ばかり has a number of grammatical usages in Japanese, but one of the most common is with the simple past tense to express that an action has just taken place.
【Verb: Simple Past】ばかり
|The film has just started.|
|I’ve just returned home from work so I’ll make dinner after I’ve changed.|
|Despite having only just got his driving license he seems to think he’s Schumacher.|
Note: We will meet the “seems like” grammar later.
|When the war had just finished, everyday life was difficult.|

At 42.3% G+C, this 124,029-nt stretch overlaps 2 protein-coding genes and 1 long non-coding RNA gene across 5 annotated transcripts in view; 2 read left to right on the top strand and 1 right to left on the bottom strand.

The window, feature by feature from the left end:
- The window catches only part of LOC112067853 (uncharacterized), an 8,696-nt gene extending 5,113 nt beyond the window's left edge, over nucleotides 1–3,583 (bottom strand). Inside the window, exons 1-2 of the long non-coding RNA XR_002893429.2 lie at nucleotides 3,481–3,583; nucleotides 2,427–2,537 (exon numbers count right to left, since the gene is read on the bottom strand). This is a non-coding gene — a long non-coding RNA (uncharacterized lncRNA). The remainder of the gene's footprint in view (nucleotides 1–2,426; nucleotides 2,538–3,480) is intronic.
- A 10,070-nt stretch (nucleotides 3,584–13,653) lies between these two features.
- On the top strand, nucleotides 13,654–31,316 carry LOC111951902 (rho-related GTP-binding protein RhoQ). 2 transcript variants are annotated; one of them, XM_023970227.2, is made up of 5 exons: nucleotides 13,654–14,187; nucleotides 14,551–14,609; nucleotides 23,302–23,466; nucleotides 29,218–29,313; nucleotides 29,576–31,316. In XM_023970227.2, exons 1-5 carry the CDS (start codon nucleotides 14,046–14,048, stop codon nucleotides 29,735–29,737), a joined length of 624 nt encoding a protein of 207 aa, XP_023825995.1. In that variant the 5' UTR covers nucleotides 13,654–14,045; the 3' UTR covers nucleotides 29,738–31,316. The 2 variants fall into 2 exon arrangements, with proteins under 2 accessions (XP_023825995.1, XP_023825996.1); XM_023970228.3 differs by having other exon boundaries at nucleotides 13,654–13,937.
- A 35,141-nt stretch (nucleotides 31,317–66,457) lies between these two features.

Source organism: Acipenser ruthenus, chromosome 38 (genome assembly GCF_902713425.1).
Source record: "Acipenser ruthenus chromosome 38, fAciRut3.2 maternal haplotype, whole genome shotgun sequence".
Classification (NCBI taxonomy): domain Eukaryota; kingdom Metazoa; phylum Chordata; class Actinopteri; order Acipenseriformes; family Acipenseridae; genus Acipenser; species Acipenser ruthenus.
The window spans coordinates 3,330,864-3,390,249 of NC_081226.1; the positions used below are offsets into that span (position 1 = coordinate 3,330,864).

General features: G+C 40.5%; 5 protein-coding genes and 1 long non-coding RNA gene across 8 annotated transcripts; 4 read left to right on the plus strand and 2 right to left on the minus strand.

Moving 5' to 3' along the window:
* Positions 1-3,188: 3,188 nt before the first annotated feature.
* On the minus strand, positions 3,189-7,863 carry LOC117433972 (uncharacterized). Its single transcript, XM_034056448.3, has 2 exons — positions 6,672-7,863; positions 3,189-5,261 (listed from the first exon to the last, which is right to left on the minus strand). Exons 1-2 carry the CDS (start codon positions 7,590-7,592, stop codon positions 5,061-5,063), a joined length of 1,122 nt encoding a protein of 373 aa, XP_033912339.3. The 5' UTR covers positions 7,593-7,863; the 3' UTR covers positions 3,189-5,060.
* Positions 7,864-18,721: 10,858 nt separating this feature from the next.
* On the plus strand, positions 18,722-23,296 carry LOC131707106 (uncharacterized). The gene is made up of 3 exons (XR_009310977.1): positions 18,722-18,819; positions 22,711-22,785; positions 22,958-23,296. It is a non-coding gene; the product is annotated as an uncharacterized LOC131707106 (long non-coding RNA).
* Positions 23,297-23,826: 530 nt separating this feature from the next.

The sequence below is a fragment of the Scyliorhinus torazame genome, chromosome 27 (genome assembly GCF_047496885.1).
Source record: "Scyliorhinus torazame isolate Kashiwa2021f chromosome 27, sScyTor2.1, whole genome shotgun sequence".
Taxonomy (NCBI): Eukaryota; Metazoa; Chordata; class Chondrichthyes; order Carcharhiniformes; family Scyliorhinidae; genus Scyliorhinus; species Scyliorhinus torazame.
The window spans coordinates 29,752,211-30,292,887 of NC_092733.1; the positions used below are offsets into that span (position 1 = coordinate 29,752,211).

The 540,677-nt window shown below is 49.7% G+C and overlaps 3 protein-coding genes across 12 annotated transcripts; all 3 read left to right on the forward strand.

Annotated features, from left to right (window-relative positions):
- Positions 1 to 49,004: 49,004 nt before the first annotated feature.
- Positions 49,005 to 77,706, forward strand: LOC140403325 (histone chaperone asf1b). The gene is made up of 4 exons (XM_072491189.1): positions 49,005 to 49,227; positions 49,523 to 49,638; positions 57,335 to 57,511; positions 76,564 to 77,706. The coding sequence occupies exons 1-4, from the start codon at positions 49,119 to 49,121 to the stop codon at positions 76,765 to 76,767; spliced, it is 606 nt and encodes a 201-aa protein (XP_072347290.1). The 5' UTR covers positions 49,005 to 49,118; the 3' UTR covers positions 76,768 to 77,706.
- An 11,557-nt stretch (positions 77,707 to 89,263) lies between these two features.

|To feel like old friends despite having only just met last week.|
The structure is typically used in conversation rather than formal writing where very often a bridging っ will be inserted in the pronunciation to put emphasis on the か.
|ばかり → ばっかり|
|The test finished just now.|